While many of us strive to keep our homes and even workplaces as clean as possible, multitudes of germs can creep up on us in public spaces, and can easily make their way onto our skin, hair and clothes, to be brought into our safe, clean spaces.
With winter almost upon us and the annual bout of the common cold on its way, germs in public spaces – particularly those we pass through on our daily commute – are expected to increase, along with the likelihood of catching the cold and passing it on to friends, family and colleagues.
Here are some of the germ hot spots to be aware of on your commute to work, in order to reduce the chances of bringing them into work or your home and to effectively manage infection control.
Buses, Trains and Trams
If you tend to use public transport on your way to work, there are a number of spots to look out for, in which germs love to call their home and multiply. You can expect to find all kinds of bacteria on buses, trains, trams and other forms of public transport, brought on by other individuals who have already come into contact with the germs elsewhere.
Poles, handrails, seats, armrests, floors and windows are all susceptible to picking up germs from members of the public, and the warm environment provided will give them the ideal atmosphere to grow in numbers.
If You Drive
It might surprise you to know that your car’s dashboard is one of the top spots in your vehicle for bacteria to stick to and grow. This is due to the bacteria in the outside air being drawn into your car through vents. Not only that, but with sunlight coming into the car through the windscreen, the dashboard can get particularly warm, allowing germs living there to multiply. Try to wipe down your car’s interior frequently using our antibacterial surface care wipes, to minimise the amount of germs in your car as well as the likelihood of catching an illness.
Food spills are also a common reason for germs residing in your car, so in cases where you unfortunately drop or spill food in your car, try to clean up the mess as soon as possible and sanitise the area, too. That way you’ll not only be minimising the amount of bacteria in your car but it will be left smelling fresh and clean, too.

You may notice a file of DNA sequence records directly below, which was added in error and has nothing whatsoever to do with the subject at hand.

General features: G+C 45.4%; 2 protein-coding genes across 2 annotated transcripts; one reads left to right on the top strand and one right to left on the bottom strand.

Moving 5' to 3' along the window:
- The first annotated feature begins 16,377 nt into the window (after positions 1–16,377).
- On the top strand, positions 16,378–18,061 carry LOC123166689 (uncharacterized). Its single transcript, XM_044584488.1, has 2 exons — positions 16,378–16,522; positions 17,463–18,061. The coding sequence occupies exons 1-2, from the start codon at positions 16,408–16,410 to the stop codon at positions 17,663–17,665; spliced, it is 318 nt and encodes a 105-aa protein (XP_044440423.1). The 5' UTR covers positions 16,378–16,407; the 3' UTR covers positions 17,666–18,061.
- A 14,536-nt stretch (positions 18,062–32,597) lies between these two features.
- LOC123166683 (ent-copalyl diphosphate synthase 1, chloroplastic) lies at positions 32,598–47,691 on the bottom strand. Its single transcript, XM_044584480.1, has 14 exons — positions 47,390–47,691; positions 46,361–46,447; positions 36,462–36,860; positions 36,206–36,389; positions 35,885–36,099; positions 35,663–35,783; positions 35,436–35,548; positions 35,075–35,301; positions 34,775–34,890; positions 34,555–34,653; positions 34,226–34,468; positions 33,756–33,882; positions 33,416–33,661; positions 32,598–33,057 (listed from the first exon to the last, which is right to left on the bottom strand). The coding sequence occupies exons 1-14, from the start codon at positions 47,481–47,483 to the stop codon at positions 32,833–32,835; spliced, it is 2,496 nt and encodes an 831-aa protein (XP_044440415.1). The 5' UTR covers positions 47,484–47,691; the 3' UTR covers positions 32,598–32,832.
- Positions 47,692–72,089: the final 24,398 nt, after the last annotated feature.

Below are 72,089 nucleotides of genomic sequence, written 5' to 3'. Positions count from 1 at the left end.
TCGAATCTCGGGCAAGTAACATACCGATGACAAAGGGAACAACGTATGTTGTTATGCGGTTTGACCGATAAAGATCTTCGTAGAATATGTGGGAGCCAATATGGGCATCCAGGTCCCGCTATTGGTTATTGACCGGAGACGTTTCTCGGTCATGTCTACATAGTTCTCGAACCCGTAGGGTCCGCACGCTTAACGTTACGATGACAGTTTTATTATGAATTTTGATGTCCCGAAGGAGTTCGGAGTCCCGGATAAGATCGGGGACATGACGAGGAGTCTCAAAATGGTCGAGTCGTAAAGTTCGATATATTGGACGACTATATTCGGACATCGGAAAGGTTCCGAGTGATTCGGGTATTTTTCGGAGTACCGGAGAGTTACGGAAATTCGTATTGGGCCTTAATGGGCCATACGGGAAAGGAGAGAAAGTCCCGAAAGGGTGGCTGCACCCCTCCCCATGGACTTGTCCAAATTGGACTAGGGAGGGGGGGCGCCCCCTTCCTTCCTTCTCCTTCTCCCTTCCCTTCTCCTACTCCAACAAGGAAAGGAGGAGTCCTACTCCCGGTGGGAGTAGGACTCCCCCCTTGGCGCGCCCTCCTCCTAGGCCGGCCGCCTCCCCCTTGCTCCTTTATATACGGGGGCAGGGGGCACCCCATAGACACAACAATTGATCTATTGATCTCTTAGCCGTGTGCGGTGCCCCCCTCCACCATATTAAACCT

When you need to top up your fuel, be aware of the bacteria found on petrol and diesel pumps. Particularly at this time of year, when germs are spread through sneezing and blowing noses, germs are then passed onto everyday objects, with fuel pumps being a popular choice for germs setting up camp. Keep some antibacterial hand wipes or spray handy in your car, to thoroughly clean your hands after filling up the tank.
If you’re in need of a trip to the ladies or gents on your way to work, there are many germ hot spots to look out for. The soap dispenser, for one, is home to many types of germs and bacteria. However, making sure to thoroughly wash your hands with warm water and the soap for at least 15 seconds will remove any bacteria transferred from the dispenser onto your hands. Be sure to completely dry your hands afterwards, too, as germs enjoy growing on damp surfaces.
When possible, be sure to close the toilet lid before flushing, to reduce the chances of bacteria within the toilet from escaping into the room.
If you can, try to use a tissue or throwaway material to pull open the door when leaving. Studies have found that many people forget to wash their hands after using the toilet, and so bacteria is commonly left on the door handles from this.
These are just some of the common places in which germs can be found on your way to work. There are, however, plenty of other spots that you may regularly come into contact with on your way to work, so try to carry around antibacterial wipes as often as you can, as well as regularly cleaning your home with surface wipes to remove any germs brought in from the outside world.